Fashion editor Alice Keegan retraces the origins of the Aran jumper, from its humble beginnings near the treacherous Atlantic, to becoming an enduring emblem of the Irish spirit.
The Aran jumper is as quintessentially Irish as Taytos and leaving without saying goodbye.
Intricately designed and cherished for its connection to Irish heritage, the Jumper’s significance goes much deeper than just a piece of comfy clothing. It is intertwined with Ireland’s sociopolitical state and was even weaponised during the Troubles by IRA/Sinn Féin members - the “ultimate” Irish men wearing a truly Irish item. It experienced a massive resurgence in popularity following the release of Martin McDonagh’s The Banshees of Inisherin, with tourist shops and entire streets in Galway City profiting from a fascination with the jumper’s rural, Gaelic roots. A cultural artefact in of itself, its folklore is shaped by migration and the Diaspora. The jumper’s massive commercialisation in recent years can even be seen as reflective of Irish history, politics, and culture capitalising off tourism.
The Jumper was invented in the 1890s and was deeply connected to its natural environment. Cable knit and off-white, it was traditionally hand-knitted by local women, using sheep wool - specifically, Báinín wool, which still contained its natural oils, lanolin, creating a water-resistant fabric. This composition was ideal for fishermen, who would brave the wild Atlantic Ocean, thus the jumper became known as ‘the fishermen jumper’. Following the establishment of the Country Shop in Dublin in 1930, the jumper began to be sold to the masses. After appearing in Vogue in 1956, the jumper was introduced to the mainstream fashion scene, later benefiting from a revived interest when trad group The Clancy Brothers wore the garment when they appeared on the ‘Ed Sullivan Show’ in the early 1960s.
Untaintedly simple and innately Irish, it became a powerful political statement as tensions increased with the outbreak of the Troubles. During the conflict which divided Irish people into various groups, notably Unionists and Republicans, Protestants and Catholics, Northerners and Southerners, prominent figures such as Gerry Adams and Martin McGuinness began to wear the Aran jumper, as did members of the IRA. It was a subtle yet potent way of embodying nationalism. In ‘Cable Crossings: The Aran Jumper as Myth and Merchandise’, Siun Carton writes: "worn by the public faces of republicanism...the Aran jumper is a comfortable, relaxed, confident way of saying I am Irish and so is the north of Ireland''. This phenomenon would continue until the signing of the Good Friday Agreement in 1998.
Untaintedly simple and innately Irish, it became a powerful political statement as tensions increased with the outbreak of the Troubles.
Tony Candon, manager of the National Museum of Ireland-Country Life said, “Aran sweaters are a powerful expression of the creativity of the Irish folk craft tradition”. Carefully handcrafted, it is an enduring symbol of Irish history and a cornerstone of Irish fashion history. It was chosen to be included in the fashion exhibition “Items: Is Fashion Modern?” at the Museum of Modern Art (MOMA) in New York in 2017. The Aran Jumper’s popularity was further boosted in the aftermath of the release of Martin McDonagh’s The Banshees of Inisherin. Set on an island inspired by the Aran Islands, it brought the jumper under the spotlight once more when characters Colm and Padraig argued all while staying warm in the Aran. The film captivated audiences and led to a surge in demand once more.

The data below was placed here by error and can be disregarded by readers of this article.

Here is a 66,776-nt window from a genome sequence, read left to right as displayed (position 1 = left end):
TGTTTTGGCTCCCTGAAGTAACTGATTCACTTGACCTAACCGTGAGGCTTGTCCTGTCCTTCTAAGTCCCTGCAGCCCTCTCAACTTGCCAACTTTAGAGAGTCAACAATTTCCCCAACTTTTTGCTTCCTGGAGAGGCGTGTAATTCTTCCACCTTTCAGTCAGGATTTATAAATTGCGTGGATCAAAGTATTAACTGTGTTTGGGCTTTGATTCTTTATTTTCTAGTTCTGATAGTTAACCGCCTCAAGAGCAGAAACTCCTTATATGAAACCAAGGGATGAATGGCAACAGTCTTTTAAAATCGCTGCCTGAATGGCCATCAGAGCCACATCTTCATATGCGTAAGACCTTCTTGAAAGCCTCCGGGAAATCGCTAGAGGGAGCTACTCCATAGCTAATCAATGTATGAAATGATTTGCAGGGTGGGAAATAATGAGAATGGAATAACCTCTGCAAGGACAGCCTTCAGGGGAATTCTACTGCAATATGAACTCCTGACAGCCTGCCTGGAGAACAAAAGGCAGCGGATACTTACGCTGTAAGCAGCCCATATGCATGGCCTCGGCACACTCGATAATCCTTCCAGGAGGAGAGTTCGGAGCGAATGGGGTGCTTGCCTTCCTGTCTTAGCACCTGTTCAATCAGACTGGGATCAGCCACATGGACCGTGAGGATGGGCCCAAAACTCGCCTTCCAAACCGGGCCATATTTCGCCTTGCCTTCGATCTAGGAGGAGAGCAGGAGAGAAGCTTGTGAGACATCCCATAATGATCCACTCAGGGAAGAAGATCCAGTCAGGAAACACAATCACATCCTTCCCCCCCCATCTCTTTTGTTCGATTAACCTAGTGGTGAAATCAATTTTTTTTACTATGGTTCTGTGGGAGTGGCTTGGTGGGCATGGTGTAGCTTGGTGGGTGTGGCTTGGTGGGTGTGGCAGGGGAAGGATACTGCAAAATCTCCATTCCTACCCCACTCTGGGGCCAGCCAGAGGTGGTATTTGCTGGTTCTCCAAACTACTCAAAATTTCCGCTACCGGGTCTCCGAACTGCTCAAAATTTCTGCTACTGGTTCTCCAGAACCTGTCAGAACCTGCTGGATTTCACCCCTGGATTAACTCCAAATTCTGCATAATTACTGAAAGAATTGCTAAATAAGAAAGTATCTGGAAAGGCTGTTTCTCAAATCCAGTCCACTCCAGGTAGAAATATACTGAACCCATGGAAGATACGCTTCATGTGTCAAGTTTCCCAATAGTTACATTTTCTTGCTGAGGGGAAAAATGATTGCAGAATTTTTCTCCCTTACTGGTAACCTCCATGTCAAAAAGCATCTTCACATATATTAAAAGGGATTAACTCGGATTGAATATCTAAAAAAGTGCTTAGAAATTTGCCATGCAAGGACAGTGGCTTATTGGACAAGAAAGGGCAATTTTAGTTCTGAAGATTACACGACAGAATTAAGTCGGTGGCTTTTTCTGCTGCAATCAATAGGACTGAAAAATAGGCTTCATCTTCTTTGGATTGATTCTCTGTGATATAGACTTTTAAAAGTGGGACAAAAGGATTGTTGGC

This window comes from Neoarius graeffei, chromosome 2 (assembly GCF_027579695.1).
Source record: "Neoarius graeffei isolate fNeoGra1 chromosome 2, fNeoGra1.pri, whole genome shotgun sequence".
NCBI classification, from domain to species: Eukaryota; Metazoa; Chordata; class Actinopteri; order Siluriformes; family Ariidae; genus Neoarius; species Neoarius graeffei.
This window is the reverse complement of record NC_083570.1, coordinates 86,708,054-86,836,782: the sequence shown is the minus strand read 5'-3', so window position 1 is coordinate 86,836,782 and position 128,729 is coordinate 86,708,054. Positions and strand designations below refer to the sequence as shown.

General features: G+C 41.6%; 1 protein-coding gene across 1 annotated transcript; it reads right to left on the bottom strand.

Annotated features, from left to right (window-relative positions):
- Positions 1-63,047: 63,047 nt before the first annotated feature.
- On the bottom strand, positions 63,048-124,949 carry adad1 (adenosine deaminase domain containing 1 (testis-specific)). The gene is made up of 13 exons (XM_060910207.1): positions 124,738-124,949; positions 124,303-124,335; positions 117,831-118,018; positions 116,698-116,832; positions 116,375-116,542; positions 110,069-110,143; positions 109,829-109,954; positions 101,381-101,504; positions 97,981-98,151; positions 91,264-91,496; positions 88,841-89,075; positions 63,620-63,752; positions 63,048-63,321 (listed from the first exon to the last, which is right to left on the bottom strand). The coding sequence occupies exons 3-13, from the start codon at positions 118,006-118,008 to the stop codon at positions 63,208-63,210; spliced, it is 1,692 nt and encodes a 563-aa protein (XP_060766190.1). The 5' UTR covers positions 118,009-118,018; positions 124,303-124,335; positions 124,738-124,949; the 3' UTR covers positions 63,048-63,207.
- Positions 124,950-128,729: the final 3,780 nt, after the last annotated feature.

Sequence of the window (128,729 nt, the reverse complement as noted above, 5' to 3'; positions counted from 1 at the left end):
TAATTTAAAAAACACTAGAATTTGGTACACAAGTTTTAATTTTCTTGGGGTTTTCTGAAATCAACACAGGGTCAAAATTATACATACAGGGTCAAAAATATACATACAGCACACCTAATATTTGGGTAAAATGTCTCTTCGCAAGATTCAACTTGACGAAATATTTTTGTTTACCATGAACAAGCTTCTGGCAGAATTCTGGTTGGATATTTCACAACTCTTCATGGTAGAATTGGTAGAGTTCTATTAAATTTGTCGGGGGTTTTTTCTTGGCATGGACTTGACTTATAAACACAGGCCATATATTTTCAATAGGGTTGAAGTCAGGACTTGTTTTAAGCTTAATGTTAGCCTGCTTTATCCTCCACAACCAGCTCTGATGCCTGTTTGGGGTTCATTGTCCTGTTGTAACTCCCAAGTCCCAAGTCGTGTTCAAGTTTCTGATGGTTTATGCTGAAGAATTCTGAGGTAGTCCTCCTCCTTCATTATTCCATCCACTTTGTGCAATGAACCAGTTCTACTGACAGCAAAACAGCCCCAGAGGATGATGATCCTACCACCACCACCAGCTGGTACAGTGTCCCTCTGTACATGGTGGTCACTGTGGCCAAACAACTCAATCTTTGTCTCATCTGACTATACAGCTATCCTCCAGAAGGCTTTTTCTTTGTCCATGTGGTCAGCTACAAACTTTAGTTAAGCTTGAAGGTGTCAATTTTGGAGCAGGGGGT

Carefully handcrafted, it is an enduring symbol of Irish history and a cornerstone of Irish fashion history.
Tourists play a massive role in the Aran Jumper’s continued relevance in the couture industry. The jumper is the ultimate global market commodity, retailing for nearly €50 on both ASOS and at Carroll’s Irish Gifts, whilst Skellig Gift Store sells it for €59.95. Stores such as these profit from tourists’ affection with the Jumper, and benefit from their willingness to pay a high price for the “authentic” garment - although it’s now almost exclusively machine-knitted, and rarely even manufactured in Ireland, let alone on tiny islands off Galway’s West Coast. Despite this, it is a unique souvenir that carries stories in more ways than one would usually expect from a jumper.
Irish people’s emotional attachment to the jumper perhaps results from how it represents a connection to a bygone Irish past, with a country now changed as a result of mass emigration, decline of the Irish language and increasing modernisation.
Tracking the Jumper’s history, from its genesis in Galway to being modelled by icons such as Grace Kelly and Marilyn Monroe, proves that it is as integral to Ireland’s image internationally as Guinness or Riverdance. Irish people’s emotional attachment to the jumper perhaps results from how it represents a connection to a bygone Irish past, with a country now changed as a result of mass emigration, decline of the Irish language and increasing modernisation. When Taylor Swift wore the jumper on Folklore’s cover, we wondered whether she knew what a testament it is to Irish history, politics, and culture. Whatever the answer, the Aran Jumper has transcended its rugged origins, and its timeless appeal is a tribute to the cultural, political, and historical substance knitted into every stitch.